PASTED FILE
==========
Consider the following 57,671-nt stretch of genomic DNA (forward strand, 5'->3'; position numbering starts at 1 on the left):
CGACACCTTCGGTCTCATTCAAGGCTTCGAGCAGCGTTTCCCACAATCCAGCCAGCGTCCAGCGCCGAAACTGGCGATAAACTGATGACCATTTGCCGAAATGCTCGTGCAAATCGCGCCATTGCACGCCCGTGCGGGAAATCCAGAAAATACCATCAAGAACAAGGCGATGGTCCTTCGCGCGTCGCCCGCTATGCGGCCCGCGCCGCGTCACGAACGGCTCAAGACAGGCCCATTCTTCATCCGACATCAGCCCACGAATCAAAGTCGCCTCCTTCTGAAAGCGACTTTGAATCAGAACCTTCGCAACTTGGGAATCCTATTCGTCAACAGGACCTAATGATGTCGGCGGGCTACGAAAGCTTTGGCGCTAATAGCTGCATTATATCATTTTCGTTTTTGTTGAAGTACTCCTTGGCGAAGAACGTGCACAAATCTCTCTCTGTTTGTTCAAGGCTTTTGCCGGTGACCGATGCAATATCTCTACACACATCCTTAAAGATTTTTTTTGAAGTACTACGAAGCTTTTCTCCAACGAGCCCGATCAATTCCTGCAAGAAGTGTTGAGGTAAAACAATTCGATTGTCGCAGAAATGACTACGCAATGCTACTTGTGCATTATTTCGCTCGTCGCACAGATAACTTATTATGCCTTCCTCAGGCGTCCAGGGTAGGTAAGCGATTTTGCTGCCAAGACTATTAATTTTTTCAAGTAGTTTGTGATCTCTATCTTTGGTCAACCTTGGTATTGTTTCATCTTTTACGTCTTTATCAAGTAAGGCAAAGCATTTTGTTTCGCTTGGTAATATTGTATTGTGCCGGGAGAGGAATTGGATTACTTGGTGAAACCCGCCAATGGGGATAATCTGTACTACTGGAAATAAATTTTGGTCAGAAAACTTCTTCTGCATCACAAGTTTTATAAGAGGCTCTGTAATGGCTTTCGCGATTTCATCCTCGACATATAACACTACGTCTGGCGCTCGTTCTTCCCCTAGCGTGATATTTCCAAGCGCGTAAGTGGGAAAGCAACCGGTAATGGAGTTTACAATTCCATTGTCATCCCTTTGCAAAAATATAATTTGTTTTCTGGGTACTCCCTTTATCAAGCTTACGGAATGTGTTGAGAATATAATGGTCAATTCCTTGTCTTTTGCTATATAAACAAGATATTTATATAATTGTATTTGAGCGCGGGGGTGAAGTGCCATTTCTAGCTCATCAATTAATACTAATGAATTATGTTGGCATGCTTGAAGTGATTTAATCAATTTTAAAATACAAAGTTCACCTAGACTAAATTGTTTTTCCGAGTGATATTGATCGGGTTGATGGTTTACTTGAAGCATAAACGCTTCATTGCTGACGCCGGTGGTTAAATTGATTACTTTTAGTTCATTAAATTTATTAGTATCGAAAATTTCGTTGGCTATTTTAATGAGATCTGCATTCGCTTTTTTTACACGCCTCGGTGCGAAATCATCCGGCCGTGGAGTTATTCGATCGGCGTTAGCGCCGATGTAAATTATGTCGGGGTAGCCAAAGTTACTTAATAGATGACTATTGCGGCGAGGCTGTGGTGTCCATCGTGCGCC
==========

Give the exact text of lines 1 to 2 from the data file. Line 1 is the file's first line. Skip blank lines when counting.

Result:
Consider the following 57,671-nt stretch of genomic DNA (forward strand, 5'->3'; position numbering starts at 1 on the left):
CGACACCTTCGGTCTCATTCAAGGCTTCGAGCAGCGTTTCCCACAATCCAGCCAGCGTCCAGCGCCGAAACTGGCGATAAACTGATGACCATTTGCCGAAATGCTCGTGCAAATCGCGCCATTGCACGCCCGTGCGGGAAATCCAGAAAATACCATCAAGAACAAGGCGATGGTCCTTCGCGCGTCGCCCGCTATGCGGCCCGCGCCGCGTCACGAACGGCTCAAGACAGGCCCATTCTTCATCCGACATCAGCCCACGAATCAAAGTCGCCTCCTTCTGAAAGCGACTTTGAATCAGAACCTTCGCAACTTGGGAATCCTATTCGTCAACAGGACCTAATGATGTCGGCGGGCTACGAAAGCTTTGGCGCTAATAGCTGCATTATATCATTTTCGTTTTTGTTGAAGTACTCCTTGGCGAAGAACGTGCACAAATCTCTCTCTGTTTGTTCAAGGCTTTTGCCGGTGACCGATGCAATATCTCTACACACATCCTTAAAGATTTTTTTTGAAGTACTACGAAGCTTTTCTCCAACGAGCCCGATCAATTCCTGCAAGAAGTGTTGAGGTAAAACAATTCGATTGTCGCAGAAATGACTACGCAATGCTACTTGTGCATTATTTCGCTCGTCGCACAGATAACTTATTATGCCTTCCTCAGGCGTCCAGGGTAGGTAAGCGATTTTGCTGCCAAGACTATTAATTTTTTCAAGTAGTTTGTGATCTCTATCTTTGGTCAACCTTGGTATTGTTTCATCTTTTACGTCTTTATCAAGTAAGGCAAAGCATTTTGTTTCGCTTGGTAATATTGTATTGTGCCGGGAGAGGAATTGGATTACTTGGTGAAACCCGCCAATGGGGATAATCTGTACTACTGGAAATAAATTTTGGTCAGAAAACTTCTTCTGCATCACAAGTTTTATAAGAGGCTCTGTAATGGCTTTCGCGATTTCATCCTCGACATATAACACTACGTCTGGCGCTCGTTCTTCCCCTAGCGTGATATTTCCAAGCGCGTAAGTGGGAAAGCAACCGGTAATGGAGTTTACAATTCCATTGTCATCCCTTTGCAAAAATATAATTTGTTTTCTGGGTACTCCCTTTATCAAGCTTACGGAATGTGTTGAGAATATAATGGTCAATTCCTTGTCTTTTGCTATATAAACAAGATATTTATATAATTGTATTTGAGCGCGGGGGTGAAGTGCCATTTCTAGCTCATCAATTAATACTAATGAATTATGTTGGCATGCTTGAAGTGATTTAATCAATTTTAAAATACAAAGTTCACCTAGACTAAATTGTTTTTCCGAGTGATATTGATCGGGTTGATGGTTTACTTGAAGCATAAACGCTTCATTGCTGACGCCGGTGGTTAAATTGATTACTTTTAGTTCATTAAATTTATTAGTATCGAAAATTTCGTTGGCTATTTTAATGAGATCTGCATTCGCTTTTTTTACACGCCTCGGTGCGAAATCATCCGGCCGTGGAGTTATTCGATCGGCGTTAGCGCCGATGTAAATTATGTCGGGGTAGCCAAAGTTACTTAATAGATGACTATTGCGGCGAGGCTGTGGTGTCCATCGTGCGCC